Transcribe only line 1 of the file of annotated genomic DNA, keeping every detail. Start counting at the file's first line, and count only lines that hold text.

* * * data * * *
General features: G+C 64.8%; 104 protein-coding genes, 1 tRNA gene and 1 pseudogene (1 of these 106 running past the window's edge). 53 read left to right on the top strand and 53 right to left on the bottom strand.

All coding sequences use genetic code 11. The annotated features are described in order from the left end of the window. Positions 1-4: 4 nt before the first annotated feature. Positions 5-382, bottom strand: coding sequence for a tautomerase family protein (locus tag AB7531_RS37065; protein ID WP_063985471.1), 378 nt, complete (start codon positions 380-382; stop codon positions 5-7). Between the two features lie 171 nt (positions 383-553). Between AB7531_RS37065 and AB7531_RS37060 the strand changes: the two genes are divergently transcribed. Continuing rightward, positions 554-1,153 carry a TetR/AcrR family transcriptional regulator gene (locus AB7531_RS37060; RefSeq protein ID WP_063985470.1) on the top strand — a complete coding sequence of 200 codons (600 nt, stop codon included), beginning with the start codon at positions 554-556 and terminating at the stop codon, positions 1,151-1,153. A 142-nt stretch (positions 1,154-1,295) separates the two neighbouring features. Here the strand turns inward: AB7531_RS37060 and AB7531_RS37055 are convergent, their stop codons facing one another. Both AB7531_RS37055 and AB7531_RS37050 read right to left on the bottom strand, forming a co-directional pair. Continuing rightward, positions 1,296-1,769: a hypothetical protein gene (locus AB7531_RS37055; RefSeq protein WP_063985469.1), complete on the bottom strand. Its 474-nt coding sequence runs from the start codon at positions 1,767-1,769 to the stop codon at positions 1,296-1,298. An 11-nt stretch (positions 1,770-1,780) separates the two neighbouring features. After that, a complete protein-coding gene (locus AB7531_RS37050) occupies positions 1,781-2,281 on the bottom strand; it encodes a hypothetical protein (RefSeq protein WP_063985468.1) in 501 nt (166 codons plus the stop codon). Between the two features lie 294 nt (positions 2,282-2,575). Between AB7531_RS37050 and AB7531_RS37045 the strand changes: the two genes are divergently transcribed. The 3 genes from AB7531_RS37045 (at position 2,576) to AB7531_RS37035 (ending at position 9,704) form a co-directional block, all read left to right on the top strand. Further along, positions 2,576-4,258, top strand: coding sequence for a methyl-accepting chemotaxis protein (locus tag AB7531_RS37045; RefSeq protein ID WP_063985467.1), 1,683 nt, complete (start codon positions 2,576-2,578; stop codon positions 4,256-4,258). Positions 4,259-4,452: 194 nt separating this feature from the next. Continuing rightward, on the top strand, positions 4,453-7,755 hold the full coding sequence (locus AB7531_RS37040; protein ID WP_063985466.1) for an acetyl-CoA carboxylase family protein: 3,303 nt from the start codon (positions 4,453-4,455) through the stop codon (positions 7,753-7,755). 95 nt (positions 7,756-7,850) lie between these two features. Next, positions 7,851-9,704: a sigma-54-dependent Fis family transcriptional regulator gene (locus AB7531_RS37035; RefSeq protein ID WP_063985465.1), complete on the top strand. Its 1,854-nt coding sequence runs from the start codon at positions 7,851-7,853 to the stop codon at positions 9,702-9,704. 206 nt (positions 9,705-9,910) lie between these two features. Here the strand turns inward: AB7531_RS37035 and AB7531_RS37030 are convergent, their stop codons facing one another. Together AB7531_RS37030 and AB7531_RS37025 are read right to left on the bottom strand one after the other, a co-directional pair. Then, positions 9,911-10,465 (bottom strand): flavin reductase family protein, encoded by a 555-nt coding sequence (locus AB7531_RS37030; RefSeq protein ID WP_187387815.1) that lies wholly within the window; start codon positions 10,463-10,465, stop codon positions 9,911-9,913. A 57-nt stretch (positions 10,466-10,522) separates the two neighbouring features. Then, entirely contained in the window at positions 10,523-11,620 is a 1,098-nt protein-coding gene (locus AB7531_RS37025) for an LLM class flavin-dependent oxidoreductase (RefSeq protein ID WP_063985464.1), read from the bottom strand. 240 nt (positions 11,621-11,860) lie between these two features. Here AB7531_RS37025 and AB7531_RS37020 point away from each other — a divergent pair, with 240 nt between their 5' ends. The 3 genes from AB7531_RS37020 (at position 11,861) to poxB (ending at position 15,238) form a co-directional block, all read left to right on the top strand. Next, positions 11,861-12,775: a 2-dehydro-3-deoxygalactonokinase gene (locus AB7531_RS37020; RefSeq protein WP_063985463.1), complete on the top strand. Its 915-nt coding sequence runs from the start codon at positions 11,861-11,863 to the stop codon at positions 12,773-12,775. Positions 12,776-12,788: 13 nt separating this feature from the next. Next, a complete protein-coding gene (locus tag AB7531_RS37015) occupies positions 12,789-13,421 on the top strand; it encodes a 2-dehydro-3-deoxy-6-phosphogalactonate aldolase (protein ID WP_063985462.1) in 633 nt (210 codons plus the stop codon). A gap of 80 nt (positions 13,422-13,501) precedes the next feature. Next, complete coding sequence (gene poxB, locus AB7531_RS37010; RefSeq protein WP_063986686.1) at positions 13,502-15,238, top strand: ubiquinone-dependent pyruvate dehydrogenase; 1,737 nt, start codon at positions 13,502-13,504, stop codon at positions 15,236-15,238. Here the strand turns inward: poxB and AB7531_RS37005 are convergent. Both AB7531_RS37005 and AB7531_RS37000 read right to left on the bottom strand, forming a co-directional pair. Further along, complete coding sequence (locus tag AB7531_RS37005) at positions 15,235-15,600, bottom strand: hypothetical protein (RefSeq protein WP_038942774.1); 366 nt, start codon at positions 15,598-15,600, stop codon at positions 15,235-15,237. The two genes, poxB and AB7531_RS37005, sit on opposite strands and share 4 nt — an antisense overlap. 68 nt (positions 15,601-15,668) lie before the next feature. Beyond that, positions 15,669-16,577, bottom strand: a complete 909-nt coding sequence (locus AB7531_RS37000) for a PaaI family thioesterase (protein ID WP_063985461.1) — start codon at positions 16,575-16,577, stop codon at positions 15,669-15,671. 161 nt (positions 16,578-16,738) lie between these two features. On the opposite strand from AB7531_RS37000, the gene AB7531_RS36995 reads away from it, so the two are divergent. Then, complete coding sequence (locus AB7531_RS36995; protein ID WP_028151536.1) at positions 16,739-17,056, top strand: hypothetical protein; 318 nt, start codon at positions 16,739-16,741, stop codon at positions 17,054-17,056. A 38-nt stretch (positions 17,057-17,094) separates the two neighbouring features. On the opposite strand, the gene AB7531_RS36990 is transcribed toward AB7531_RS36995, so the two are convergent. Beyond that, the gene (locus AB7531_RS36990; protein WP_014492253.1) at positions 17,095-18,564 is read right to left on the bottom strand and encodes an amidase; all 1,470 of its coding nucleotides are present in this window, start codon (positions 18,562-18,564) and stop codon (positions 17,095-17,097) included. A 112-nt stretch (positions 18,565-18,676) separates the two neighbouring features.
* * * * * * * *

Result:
General features: G+C 64.8%; 104 protein-coding genes, 1 tRNA gene and 1 pseudogene (1 of these 106 running past the window's edge). 53 read left to right on the top strand and 53 right to left on the bottom strand.